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Economic Performance over 12 Months

The Chilean economy proved resilient in the face of the global financial crisis, according to an IMF report published in September 2009, despite its close integration with the global economy. However, the global crisis affected Chile quickly through trade and financial linkages. Real GDP slowed markedly in the fourth quarter of 2008 and contracted in the first quarter of 2009. The economy expanded by 2.1% in the fourth quarter of 2009 from the same period a year earlier, the first year-on-year quarterly growth since the end of 2008. In January 2010, the economy expanded at the fastest pace in 16 months, boosted by growth in retailing, automobile sales, and the electricity, water, and gas industries.

However, the massive earthquake that struck the country in February 2010 will have an impact on economic growth, according to the country’s manufacturers’ association. It said that the 8.8-magnitude earthquake hit Chile’s central-southern Bio Bio and Maule regions, an area that accounts for 25% of industrial GDP. Oil refining, which makes up 11.6% of industrial production’s aggregate value, for example, was cut in half as state-run oil company Empresa Nacional del Petroleo’s Bio Bio refinery was knocked offline. It won’t restart production until June 2010. Prior to the earthquake, industrial production had been recovering strongly and was expected to expand by 5.5% in 2010, but the manufacturers’ association now says that growth of between 1.5% and 2% is more likely.

The central bank has also reduced its growth forecast for 2010 and raised its inflation outlook following the earthquake. Thus in April 2010, the organization said that the economy would grow by between 4.25% and 5.25% in 2010, while consumer prices would rise by 3.7%. In its December report, the bank had forecast that the economy would expand by between 4.5% and 5.5% with annual inflation of 2.5%.

Chile has struggled to reduce the high unemployment rates of the last 15 to 18 years (unemployment, which averaged 5% to 6% in the 1990s, rose to around 10% in 1999). At the end of 2007, unemployment had been reduced to 7.1%, but it started to climb again in 2008, and rose further in 2009. However, the unemployment rate fell to 8.5% in the three months through to February 2010, the lowest in a year, and down from 8.7% in the three months through to January. Most international observers place some of the blame for Chile’s consistently high unemployment rate on complicated and restrictive labor laws.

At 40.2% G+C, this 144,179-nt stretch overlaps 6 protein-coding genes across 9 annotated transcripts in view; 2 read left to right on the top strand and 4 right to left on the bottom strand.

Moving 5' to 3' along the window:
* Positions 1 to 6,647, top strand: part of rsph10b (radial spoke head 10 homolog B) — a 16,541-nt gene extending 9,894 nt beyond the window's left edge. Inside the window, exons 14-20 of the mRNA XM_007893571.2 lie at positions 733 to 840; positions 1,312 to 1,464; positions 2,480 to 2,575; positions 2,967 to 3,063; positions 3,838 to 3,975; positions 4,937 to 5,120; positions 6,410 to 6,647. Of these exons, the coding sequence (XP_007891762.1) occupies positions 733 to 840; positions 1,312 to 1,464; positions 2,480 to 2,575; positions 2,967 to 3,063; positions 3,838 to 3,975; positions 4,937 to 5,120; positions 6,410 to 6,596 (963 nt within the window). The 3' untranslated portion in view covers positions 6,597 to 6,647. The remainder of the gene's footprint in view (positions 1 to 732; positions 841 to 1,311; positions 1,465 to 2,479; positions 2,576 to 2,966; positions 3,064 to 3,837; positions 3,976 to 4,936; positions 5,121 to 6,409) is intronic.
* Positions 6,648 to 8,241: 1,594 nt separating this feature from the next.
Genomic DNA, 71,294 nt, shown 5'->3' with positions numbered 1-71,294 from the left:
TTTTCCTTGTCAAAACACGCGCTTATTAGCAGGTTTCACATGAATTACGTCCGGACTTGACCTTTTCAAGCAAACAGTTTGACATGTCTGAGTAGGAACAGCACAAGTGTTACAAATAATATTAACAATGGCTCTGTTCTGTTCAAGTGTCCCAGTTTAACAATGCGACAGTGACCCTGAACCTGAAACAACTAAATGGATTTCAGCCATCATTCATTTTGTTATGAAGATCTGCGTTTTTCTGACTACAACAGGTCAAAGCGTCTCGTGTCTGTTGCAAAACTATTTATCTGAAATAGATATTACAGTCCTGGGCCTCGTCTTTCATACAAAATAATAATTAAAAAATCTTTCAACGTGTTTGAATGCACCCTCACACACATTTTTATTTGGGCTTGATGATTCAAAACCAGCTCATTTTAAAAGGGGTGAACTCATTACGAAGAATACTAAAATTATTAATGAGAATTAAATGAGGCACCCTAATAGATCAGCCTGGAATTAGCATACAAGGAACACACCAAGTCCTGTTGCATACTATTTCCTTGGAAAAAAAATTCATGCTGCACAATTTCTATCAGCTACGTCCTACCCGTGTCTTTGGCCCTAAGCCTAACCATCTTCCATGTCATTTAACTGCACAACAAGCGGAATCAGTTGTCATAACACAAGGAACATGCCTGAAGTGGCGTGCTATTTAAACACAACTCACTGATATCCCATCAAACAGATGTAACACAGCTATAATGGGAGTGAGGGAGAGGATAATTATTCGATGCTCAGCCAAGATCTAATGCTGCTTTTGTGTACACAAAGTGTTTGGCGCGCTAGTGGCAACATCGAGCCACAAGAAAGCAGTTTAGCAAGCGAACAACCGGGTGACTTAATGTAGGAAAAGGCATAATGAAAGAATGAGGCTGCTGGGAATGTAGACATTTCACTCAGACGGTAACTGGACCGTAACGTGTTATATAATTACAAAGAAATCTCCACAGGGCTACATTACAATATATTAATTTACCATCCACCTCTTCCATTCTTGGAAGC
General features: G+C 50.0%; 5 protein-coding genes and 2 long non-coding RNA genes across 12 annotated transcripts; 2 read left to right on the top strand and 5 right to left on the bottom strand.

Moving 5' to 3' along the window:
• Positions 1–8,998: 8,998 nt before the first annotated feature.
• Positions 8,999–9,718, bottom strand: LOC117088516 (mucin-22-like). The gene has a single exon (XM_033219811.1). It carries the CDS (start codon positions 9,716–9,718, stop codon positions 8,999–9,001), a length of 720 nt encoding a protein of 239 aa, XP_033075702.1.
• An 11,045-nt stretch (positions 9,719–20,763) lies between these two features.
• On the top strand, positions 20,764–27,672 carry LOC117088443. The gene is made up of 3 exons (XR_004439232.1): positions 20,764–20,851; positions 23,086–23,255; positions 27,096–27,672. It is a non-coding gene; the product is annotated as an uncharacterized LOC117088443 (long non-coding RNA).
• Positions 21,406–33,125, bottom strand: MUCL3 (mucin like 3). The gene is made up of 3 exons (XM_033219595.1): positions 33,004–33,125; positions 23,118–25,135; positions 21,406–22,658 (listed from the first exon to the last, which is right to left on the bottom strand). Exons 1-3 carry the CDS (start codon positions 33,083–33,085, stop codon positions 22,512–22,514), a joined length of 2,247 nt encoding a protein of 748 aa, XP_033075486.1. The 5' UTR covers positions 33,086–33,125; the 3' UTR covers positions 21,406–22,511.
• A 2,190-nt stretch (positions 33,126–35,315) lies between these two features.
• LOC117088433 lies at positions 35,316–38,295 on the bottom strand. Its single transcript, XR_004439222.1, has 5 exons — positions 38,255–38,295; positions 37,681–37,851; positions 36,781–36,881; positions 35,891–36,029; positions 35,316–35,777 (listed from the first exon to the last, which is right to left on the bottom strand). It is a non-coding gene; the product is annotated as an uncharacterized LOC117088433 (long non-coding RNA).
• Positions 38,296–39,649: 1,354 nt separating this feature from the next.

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Support for Inward Investment and Imports

CORFO, the Chilean Economic Development Agency, was founded in 1939 to encourage economic growth in Chile by promoting investment, innovation, and business cluster development. The InvestChile program was created by CORFO in 2000 specifically to encourage foreign investment, with a specific focus on technological companies, and companies looking to relocate to Chile. There are incentives and services available for investors. Contact CORFO and InvestChile for information.

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Tax Exemptions

There is a range of incentives available; further information is available from InvestChile.

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GDP growth: −1.7% (2009 est.)

GDP per capita: US$14,700 (2009 est.)

CPI: 1.7% (2009 est.)

Key interest rate: 0.5% (central bank)

Exchange rate versus US dollar: CH$569.37 (2009)*

Unemployment: 10% (2009 est.)

FDI: US$115 billion (December 31, 2009 est.)

Current account deficit: −US$50 million (2009 est.)

Population: 16,746,491 (July 2010 est.)

* Chilean peso

Source: CIA World Factbook except where stated

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Further reading on Chile